Tag Archives: coop

Summertime Co-op

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Summertime Co-op

With Memorial Day Weekend in the rear view mirror everyone’s thoughts turn to summertime and vacation mode. With co-op advertising, that gives us a raft of new things to focus on and new brands to explore. Think of the things folks do in the summertime and then focus on the brands of products that exist in that area. For example:

Summer Road Trips…lots of tire brands count on those and several have promotions available to help their dealers get the word out. Brands like BF Goodrich, Michelin, Goodyear, and Hankook all have sales promotions going on through the month of June with special offers on replacing your set of tires. Lucrative co-op offerings as well that can pay up to 100% of the ad costs.

Pool Time…while there are a few pool brands that offer co-op to its dealers, the easier co-op to discover lies in the chemicals and products to help keep that pool looking good. Brands like AquaBot, Hayward, and Zodiac with their automatic pool cleaners are a hot topic right now. And don’t forget the pool chemicals with products like Leisure Time and Baquacil that have solid co-op offerings as well.

Bar-B-Que…nothing says summer better than grilling outdoors and most of the grill brands have advertising programs to support their local dealer base. Companies like Broilmaster, Big Green Egg, Dimplex, and Weber have programs to keep your customers top of mind when somebody’s grill needs replacing.

Come the end of June a bunch of seasonal plans will expire and the earned co-op will simply disappear. One of the brands whose co-op plan expires at this time is Weber Grills…take note of that one and get your local dealer to run some Father’s Day promotion before their co-op expires. Other brands of note with expiring co-op in June include Amarr Garage Doors, Aveda Beauty Care, BRP ATVs, Columbia Flooring, Do It Best Paint, Flexsteel Furniture, Honda Outboards, Jayco Rvs, Karastan Carpet, Mohawk Carpet, Nikon Cameras, Oreck Vacuums, Snapper Lawnmowers, Stainmaster Carpet, Toyota Parts & Service, and Vespa Scooters.

It should be a busy month for you. Go sell something.

Tim Brennan, VP of Strategic Development for Recas

This information is provided by LSA Recas to help take the mystery out of co-op advertising. For more information on how Recas can help expand your brand advertising potential, please visit www.recas.com. Email Tim at tbrennan@recas.com. 

Best Practice No. 10: Arm Your Reps with Research

Best Practice No. 10: Arm Your Reps with Research

Have your local champion do the research for your sales reps up front for targeted accounts. If the prospect is Bob’s Hardware Store, the local champion (or a corporate level co-op subject matter expert) will go to the store’s site and investigate what brands they carry, and research which offer co-op, what the current promotions are and so on. Then the rep can at least take that into the sales call and say, “I see these five companies you were with are offering co-op plans today and I have the details of those plans etc.” This research boost for reps elevates the conversation they have with the prospect to something more than just, “Hey I know you have co-op available.”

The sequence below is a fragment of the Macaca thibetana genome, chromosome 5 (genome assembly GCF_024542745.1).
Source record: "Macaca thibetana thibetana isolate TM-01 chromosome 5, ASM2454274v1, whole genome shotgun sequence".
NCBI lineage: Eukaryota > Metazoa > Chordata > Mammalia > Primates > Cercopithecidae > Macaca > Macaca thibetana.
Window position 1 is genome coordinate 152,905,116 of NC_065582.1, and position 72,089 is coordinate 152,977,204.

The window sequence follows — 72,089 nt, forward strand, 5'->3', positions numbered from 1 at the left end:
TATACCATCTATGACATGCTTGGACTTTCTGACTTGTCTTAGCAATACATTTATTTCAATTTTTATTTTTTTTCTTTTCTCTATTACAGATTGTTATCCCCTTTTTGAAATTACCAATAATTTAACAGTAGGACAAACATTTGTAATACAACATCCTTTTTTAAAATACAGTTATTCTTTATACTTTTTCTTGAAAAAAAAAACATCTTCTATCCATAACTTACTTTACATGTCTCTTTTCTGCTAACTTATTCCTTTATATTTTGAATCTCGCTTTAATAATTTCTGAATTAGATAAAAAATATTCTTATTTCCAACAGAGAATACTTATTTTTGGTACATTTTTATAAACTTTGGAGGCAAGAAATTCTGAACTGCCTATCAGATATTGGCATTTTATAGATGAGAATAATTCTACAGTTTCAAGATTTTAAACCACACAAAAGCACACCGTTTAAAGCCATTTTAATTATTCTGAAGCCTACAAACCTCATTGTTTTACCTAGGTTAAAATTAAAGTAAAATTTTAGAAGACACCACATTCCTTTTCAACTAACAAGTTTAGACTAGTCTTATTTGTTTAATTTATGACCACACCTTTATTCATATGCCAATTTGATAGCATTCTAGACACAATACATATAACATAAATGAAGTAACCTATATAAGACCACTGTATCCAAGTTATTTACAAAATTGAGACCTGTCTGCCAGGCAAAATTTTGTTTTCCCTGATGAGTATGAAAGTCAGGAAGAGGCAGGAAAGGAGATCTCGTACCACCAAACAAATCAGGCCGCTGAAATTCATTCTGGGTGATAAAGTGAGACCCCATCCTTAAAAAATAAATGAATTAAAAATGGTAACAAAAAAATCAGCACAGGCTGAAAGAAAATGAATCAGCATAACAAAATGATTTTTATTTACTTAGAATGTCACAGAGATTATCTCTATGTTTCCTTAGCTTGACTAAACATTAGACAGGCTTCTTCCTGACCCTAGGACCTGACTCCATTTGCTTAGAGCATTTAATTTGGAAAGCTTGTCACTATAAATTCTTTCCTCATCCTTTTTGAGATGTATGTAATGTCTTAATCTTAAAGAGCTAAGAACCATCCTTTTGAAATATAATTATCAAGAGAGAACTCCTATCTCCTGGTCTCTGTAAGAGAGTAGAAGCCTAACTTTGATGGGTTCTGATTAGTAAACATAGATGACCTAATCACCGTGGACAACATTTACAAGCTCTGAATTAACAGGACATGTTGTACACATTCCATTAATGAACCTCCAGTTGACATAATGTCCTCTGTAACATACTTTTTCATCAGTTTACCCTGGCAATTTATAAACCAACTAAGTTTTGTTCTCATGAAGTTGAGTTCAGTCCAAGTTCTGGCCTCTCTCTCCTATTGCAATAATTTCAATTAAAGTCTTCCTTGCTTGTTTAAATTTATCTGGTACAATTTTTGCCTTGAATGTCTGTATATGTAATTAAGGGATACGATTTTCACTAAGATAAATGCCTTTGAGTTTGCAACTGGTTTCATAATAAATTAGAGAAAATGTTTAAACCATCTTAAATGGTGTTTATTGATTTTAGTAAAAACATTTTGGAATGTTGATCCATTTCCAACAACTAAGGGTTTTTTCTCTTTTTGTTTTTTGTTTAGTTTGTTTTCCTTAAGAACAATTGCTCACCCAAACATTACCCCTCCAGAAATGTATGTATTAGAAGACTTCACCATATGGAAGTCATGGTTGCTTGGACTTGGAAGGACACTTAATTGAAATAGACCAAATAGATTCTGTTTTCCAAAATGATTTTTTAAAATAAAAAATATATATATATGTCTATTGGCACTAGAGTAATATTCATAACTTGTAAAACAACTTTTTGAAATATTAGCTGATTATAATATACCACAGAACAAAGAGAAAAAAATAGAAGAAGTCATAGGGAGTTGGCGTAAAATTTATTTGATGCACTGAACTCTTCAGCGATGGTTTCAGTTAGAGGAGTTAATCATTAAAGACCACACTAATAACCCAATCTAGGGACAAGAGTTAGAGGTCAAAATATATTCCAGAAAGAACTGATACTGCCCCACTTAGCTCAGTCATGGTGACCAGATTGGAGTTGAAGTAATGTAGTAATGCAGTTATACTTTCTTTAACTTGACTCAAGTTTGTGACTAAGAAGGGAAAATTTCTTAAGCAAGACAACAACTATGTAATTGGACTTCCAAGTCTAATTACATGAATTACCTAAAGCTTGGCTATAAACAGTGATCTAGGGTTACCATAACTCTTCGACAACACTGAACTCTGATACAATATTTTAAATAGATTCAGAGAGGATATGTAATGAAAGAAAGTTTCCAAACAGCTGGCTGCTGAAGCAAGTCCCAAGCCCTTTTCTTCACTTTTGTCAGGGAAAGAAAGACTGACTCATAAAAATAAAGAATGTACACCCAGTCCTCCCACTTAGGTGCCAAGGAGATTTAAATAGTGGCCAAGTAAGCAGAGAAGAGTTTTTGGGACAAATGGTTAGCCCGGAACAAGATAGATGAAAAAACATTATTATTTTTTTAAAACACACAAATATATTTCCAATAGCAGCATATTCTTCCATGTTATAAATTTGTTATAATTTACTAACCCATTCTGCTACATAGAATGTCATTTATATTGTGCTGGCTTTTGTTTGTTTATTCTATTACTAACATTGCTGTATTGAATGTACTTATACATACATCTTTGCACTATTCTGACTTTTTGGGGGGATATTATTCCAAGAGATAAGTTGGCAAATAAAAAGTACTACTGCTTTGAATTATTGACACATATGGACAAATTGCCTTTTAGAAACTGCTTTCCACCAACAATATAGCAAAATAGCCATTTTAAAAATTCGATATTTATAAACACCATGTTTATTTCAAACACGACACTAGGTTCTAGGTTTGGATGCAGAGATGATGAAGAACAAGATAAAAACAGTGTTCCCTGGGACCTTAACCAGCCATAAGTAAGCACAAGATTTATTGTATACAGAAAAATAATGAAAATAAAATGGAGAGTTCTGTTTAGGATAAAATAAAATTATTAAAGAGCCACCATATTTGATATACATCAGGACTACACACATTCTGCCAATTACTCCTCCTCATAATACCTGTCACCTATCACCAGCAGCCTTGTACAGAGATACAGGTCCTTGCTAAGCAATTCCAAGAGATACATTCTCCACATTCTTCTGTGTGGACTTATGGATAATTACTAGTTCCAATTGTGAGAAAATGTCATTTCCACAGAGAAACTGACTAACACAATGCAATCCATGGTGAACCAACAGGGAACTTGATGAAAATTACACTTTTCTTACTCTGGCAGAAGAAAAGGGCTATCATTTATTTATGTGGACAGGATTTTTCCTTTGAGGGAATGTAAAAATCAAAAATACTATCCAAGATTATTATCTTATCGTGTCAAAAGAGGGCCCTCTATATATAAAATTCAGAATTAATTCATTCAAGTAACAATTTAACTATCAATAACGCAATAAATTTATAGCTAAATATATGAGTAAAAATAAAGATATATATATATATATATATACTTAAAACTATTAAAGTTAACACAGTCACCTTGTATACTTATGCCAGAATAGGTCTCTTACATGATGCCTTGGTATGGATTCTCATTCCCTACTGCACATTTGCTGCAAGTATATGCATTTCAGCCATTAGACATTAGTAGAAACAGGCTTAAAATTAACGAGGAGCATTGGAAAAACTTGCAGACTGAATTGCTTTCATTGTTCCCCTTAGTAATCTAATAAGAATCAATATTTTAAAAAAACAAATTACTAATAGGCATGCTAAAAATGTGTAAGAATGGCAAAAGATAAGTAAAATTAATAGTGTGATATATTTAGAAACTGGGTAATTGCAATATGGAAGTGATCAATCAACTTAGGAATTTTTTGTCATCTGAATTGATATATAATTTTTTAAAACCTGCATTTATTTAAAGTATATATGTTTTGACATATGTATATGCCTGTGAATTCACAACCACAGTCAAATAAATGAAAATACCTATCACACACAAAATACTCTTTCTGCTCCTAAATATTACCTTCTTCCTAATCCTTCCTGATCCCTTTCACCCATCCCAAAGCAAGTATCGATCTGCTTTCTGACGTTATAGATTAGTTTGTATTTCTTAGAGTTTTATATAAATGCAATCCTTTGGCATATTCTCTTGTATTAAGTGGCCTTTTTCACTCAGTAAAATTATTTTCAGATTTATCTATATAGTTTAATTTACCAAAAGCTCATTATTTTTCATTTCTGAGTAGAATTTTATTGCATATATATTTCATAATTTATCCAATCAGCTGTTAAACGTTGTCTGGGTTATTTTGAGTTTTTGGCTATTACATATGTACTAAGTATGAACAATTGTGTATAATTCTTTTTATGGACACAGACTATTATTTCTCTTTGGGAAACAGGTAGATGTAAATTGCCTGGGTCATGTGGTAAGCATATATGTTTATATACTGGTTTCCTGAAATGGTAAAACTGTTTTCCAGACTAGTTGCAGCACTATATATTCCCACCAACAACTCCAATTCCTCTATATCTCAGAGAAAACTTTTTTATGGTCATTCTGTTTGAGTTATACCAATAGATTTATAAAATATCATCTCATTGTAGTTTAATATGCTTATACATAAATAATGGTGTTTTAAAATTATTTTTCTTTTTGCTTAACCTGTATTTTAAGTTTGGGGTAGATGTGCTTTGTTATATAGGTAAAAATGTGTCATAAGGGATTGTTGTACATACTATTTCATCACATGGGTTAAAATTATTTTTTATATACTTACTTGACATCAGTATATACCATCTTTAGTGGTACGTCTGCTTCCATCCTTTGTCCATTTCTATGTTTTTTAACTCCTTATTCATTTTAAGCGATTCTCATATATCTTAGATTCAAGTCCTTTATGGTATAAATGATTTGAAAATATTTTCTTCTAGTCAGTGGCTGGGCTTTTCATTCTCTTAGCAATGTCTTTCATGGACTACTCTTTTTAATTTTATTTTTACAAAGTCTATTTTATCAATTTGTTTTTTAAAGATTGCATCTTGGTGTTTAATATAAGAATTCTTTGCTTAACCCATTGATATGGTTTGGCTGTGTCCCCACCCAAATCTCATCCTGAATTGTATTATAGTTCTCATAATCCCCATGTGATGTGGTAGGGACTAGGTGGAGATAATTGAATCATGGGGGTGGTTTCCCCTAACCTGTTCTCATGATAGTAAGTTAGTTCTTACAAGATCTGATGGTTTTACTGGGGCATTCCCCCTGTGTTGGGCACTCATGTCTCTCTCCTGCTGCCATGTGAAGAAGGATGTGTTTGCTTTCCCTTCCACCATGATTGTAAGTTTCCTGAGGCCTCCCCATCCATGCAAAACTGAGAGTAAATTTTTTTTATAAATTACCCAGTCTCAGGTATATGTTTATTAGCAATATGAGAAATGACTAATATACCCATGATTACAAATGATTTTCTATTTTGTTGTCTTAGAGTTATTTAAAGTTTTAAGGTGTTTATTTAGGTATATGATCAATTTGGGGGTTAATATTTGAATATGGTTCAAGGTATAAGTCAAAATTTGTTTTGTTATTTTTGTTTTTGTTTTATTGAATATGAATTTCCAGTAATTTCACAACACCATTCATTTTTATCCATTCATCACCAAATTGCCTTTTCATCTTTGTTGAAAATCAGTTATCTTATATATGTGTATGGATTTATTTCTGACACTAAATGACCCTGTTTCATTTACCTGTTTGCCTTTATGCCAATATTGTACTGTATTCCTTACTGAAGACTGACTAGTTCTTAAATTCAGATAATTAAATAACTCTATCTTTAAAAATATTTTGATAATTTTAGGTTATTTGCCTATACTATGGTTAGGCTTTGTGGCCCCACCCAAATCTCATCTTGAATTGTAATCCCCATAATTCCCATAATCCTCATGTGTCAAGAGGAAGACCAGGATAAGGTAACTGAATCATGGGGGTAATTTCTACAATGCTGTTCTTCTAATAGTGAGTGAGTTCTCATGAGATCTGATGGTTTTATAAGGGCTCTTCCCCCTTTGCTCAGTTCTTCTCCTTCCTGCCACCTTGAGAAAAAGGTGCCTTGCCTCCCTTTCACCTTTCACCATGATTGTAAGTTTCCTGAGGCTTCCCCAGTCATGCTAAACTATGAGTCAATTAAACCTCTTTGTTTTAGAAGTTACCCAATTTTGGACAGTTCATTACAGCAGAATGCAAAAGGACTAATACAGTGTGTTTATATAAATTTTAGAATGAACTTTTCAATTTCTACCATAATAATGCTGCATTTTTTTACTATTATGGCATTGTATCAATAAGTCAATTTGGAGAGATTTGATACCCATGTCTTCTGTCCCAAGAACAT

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Organizations that rely on reps to take the initiative to do this research will have inconsistent results. Supporting all reps with co-op prep will produce more consistent and better conversations about co-op on sales calls.

iconThis article was written by Charles Laughlin of the Local Search Association in Breaking Through the Co-op Clutter: Best Practices for Improved Co-op Advertising Sales. For more information on how Recas can help expand your brand advertising potential, please visit www.recas.com.

Best Practice No. 9: Contests and Promotions

Best Practice No. 9: Contests and Promotions

awardribbonc1408_x_th_cContests can work to drive short-term boosts in co-op sales. However, they are by their nature not sustainable, so they should be seen as a supplement to more fundamental, long-term changes like integrating co-op into the sales process. Simple things like a party for the local office or media property that generates the most intake forms or inquiries can amp up short term performance.

iconThis article was written by Charles Laughlin of the Local Search Association in Breaking Through the Co-op Clutter: Best Practices for Improved Co-op Advertising Sales. For more information on how Recas can help expand your brand advertising potential, please visit www.recas.com.

 

Best Practice No. 8: Provide Ongoing, Online Training

computericonsc1506_x_th_cHaving a training program accessible online. On-site co-op training is great, but what is the back-up plan for new hires after that, or refreshers when co-op numbers are sagging? An online training program that people can take on demand can be helpful. Gatehouse’s Sigler said his organization creates these for their sales people, and he notes that the more localized the training the better. He also notes that Recas is a great resource for online training tools as well.

iconThis article was written by Charles Laughlin of the Local Search Association in Breaking Through the Co-op Clutter: Best Practices for Improved Co-op Advertising Sales. For more information on how Recas can help expand your brand advertising potential, please visit www.recas.com.

Best Practice No. 7: Communicate, Communicate, Communicate

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Best Practice No. 7: Communicate, Communicate, Communicate

Gatehouse Media produces a co-op newsletter every other week. “We will take a sampling of manufacturers who have just released promotions and we will put those logos in the newsletter — click here to get details of the promo, here’s a link to Recas for more info,” Sigler said. “It keeps it out there all the time. We can then take that list and share it out with local champions, and reps can access that too.”